Ohio Bill Allowing Plastic Bags Runs Into ‘Home Rule’ Issue

 

The issue of home rule was center stage Wednesday as a House committee debated a ban on taxing plastic bags and containers.

House Bill 242 would create a state-wide law allowing the use of “auxiliary containers” and prohibiting any local government from imposing a tax, fee or charge on them. The bill defines auxiliary containers as “a paper or plastic bag, a can, cup, food service item, container, keg, bottle, or other packaging item designed for consuming, transporting, or protecting merchandise, food, or beverages.”

Organizations representing the state’s local governments say such a law violates Article XVIII of the Ohio Constitution, also known as “Home Rule.”

The “Home Rule” provision says that municipalities have the authority to exercise all powers of local self-government, including taxation. This applies to cities, villages, certain townships and chartered counties. However, the Ohio Constitution also allows the state legislature to limit the power of local governments to levy taxes and assessments.

To further complicate the issue, Ohio’s two chartered counties, Cuyahoga and Summit, have a provision in their charter that says they won’t impose any taxes except those allowed for all counties under Ohio law.  And even though certain townships have limited home-rule authority, they are prohibited from imposing any tax not allowed to all townships, but that does not mean they can’t impose fees or other charges.

Kent Scarrett, Executive Director of the Ohio Municipal League, told the State and Local Government Committee that H.B. 242 is a bill “keeps the preemption train rolling in Ohio.”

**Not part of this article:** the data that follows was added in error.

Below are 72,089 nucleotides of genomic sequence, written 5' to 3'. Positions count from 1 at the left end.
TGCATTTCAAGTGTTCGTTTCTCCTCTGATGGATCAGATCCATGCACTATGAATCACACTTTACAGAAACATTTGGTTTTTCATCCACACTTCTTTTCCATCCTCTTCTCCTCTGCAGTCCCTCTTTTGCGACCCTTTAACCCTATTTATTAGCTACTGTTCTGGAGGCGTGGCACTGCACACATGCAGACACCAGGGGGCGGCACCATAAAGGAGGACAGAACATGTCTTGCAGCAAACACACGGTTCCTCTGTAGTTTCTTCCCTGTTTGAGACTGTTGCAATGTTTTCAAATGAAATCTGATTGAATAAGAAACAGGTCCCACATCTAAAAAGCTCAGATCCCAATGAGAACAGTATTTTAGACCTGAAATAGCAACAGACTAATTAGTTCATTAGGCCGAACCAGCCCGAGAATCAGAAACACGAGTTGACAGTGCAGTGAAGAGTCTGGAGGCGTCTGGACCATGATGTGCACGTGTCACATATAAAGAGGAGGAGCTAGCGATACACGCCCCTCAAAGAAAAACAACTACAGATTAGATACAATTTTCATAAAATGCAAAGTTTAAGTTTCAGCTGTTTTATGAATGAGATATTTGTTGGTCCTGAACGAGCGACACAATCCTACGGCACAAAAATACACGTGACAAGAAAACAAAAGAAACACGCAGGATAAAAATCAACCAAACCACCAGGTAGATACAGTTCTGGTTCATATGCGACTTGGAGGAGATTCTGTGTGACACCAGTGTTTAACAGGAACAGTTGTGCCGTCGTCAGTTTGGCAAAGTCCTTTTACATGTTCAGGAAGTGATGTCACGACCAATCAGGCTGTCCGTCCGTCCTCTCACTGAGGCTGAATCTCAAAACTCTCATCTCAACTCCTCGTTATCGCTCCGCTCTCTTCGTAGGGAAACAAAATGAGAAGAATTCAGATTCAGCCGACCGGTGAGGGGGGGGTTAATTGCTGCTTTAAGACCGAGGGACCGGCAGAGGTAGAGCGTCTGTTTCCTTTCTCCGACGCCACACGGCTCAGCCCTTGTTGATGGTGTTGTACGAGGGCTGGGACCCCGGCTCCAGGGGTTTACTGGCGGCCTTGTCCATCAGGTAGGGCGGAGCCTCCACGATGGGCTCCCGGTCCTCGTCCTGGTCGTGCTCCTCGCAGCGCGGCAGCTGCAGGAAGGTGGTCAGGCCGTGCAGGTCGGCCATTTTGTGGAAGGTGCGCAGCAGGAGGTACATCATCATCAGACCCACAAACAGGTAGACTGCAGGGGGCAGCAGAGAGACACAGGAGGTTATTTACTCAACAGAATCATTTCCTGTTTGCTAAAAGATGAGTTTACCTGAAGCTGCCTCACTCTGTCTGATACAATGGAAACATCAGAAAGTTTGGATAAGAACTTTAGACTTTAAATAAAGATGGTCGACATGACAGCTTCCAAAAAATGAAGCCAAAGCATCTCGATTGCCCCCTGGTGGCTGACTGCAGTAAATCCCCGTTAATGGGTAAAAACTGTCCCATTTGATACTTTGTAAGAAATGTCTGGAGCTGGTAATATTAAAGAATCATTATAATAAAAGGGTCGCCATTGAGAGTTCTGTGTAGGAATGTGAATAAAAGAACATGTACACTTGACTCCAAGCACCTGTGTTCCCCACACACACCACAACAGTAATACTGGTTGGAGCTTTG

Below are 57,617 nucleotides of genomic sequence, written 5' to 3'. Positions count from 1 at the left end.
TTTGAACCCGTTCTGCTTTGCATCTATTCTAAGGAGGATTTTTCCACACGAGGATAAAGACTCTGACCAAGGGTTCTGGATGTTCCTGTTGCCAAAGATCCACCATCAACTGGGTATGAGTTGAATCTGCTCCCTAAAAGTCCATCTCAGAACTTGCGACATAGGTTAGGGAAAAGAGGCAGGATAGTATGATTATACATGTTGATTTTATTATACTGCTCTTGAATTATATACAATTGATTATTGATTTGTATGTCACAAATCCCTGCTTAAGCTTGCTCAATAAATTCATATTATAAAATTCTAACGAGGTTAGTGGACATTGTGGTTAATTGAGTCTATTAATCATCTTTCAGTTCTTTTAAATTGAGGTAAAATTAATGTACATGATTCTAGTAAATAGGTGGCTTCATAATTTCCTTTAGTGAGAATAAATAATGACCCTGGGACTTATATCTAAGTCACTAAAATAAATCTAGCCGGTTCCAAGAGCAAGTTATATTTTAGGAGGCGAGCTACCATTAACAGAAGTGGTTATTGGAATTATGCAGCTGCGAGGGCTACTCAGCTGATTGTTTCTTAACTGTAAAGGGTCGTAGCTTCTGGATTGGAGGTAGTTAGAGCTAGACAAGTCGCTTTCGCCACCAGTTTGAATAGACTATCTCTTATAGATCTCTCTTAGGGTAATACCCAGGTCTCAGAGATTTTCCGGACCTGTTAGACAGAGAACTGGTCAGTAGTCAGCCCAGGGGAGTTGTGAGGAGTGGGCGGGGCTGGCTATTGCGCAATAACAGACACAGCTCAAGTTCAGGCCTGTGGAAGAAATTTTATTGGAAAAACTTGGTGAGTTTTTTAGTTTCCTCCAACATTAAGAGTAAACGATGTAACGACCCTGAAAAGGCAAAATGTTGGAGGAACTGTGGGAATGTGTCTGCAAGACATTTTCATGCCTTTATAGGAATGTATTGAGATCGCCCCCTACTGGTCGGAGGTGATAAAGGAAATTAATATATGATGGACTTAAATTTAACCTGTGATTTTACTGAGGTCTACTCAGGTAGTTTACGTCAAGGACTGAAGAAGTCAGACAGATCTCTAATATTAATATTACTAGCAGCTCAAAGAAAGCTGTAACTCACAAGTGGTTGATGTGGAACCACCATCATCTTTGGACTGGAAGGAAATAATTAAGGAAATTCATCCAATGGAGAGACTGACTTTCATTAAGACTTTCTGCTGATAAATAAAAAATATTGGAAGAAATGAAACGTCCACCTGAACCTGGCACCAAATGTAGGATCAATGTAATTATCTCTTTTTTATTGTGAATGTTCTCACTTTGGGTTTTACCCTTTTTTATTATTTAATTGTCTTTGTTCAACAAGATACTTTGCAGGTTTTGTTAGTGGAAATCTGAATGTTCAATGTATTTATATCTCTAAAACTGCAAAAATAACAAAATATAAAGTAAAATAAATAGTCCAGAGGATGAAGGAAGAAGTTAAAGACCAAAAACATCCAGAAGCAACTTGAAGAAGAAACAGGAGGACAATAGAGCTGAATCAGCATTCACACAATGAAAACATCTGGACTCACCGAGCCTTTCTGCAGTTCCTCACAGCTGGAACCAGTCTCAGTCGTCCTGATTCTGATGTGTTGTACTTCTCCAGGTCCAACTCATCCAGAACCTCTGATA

“Over the last 20 years and longer, previous General Assemblies have passed legislation that usurps the authorities granted to municipalities through Article XVIII of the Ohio Constitution, more casually known as “Home Rule,” he said. “When the state legislature passes bills preempting municipal local control authority, the ‘will’ of a majority of 132 legislators essentially trumps the ‘will’ of the 8.5 million Ohioans that call an Ohio city or village home.”

“We believe the continued erosion of Home Rule authority by the legislature cannot continue,” he added.

Scarrett also took a swipe at certain legislators who promote smaller government.

“It is understandable that our members are sometimes confused when legislators talk about how smaller government is better government or about the value of the electorate being close to their policymakers to ensure citizens have the highest degree of influence,” he told the committee. “That is because when legislators come to Columbus, they support legislation that further separates people from the elected officials with the most impact on the citizens’ daily lives and pass preemptions that grow the size and scope of state government. HB 242 is only the most recent example of this confusing messaging by some members of the Ohio legislature.”

In May, the city of Bexley became the first Ohio city to pass a ban on single-use plastics.  Troy Markham, the city council member who sponsored the ordinance, told the committee he did so because the people of Bexley wanted it.